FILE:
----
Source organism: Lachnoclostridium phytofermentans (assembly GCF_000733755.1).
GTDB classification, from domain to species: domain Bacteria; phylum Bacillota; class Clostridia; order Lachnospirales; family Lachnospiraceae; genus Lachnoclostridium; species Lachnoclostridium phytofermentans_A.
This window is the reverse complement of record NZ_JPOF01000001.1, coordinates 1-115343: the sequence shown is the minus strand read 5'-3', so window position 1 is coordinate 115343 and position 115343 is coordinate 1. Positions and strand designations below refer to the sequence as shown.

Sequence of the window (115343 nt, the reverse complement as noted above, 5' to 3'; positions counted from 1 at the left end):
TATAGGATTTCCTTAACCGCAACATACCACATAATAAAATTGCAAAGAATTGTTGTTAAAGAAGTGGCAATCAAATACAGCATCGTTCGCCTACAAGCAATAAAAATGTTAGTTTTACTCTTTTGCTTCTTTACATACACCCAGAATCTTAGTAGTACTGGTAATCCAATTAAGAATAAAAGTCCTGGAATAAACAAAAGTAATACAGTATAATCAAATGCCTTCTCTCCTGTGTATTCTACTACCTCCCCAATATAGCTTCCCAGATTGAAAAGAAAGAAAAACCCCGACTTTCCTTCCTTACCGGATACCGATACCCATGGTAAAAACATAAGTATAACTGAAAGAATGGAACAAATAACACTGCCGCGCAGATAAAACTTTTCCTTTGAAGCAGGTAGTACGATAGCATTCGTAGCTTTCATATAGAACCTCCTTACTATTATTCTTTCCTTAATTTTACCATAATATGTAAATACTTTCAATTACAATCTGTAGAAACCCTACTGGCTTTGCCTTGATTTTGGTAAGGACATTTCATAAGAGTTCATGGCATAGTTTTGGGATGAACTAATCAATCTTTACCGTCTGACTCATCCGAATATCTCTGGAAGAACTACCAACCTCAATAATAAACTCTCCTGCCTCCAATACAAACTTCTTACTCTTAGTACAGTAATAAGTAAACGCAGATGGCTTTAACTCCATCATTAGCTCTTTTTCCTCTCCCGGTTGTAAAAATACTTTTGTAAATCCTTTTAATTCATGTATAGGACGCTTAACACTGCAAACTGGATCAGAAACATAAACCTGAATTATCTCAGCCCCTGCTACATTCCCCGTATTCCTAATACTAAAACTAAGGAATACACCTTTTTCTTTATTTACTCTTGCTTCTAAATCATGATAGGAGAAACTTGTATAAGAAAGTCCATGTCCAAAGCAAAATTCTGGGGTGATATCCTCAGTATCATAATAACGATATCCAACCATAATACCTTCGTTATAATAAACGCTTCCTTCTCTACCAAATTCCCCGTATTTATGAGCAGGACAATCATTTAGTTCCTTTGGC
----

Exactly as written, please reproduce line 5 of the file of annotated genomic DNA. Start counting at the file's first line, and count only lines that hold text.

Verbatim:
TATAGGATTTCCTTAACCGCAACATACCACATAATAAAATTGCAAAGAATTGTTGTTAAAGAAGTGGCAATCAAATACAGCATCGTTCGCCTACAAGCAATAAAAATGTTAGTTTTACTCTTTTGCTTCTTTACATACACCCAGAATCTTAGTAGTACTGGTAATCCAATTAAGAATAAAAGTCCTGGAATAAACAAAAGTAATACAGTATAATCAAATGCCTTCTCTCCTGTGTATTCTACTACCTCCCCAATATAGCTTCCCAGATTGAAAAGAAAGAAAAACCCCGACTTTCCTTCCTTACCGGATACCGATACCCATGGTAAAAACATAAGTATAACTGAAAGAATGGAACAAATAACACTGCCGCGCAGATAAAACTTTTCCTTTGAAGCAGGTAGTACGATAGCATTCGTAGCTTTCATATAGAACCTCCTTACTATTATTCTTTCCTTAATTTTACCATAATATGTAAATACTTTCAATTACAATCTGTAGAAACCCTACTGGCTTTGCCTTGATTTTGGTAAGGACATTTCATAAGAGTTCATGGCATAGTTTTGGGATGAACTAATCAATCTTTACCGTCTGACTCATCCGAATATCTCTGGAAGAACTACCAACCTCAATAATAAACTCTCCTGCCTCCAATACAAACTTCTTACTCTTAGTACAGTAATAAGTAAACGCAGATGGCTTTAACTCCATCATTAGCTCTTTTTCCTCTCCCGGTTGTAAAAATACTTTTGTAAATCCTTTTAATTCATGTATAGGACGCTTAACACTGCAAACTGGATCAGAAACATAAACCTGAATTATCTCAGCCCCTGCTACATTCCCCGTATTCCTAATACTAAAACTAAGGAATACACCTTTTTCTTTATTTACTCTTGCTTCTAAATCATGATAGGAGAAACTTGTATAAGAAAGTCCATGTCCAAAGCAAAATTCTGGGGTGATATCCTCAGTATCATAATAACGATATCCAACCATAATACCTTCGTTATAATAAACGCTTCCTTCTCTACCAAATTCCCCGTATTTATGAGCAGGACAATCATTTAGTTCCTTTGGC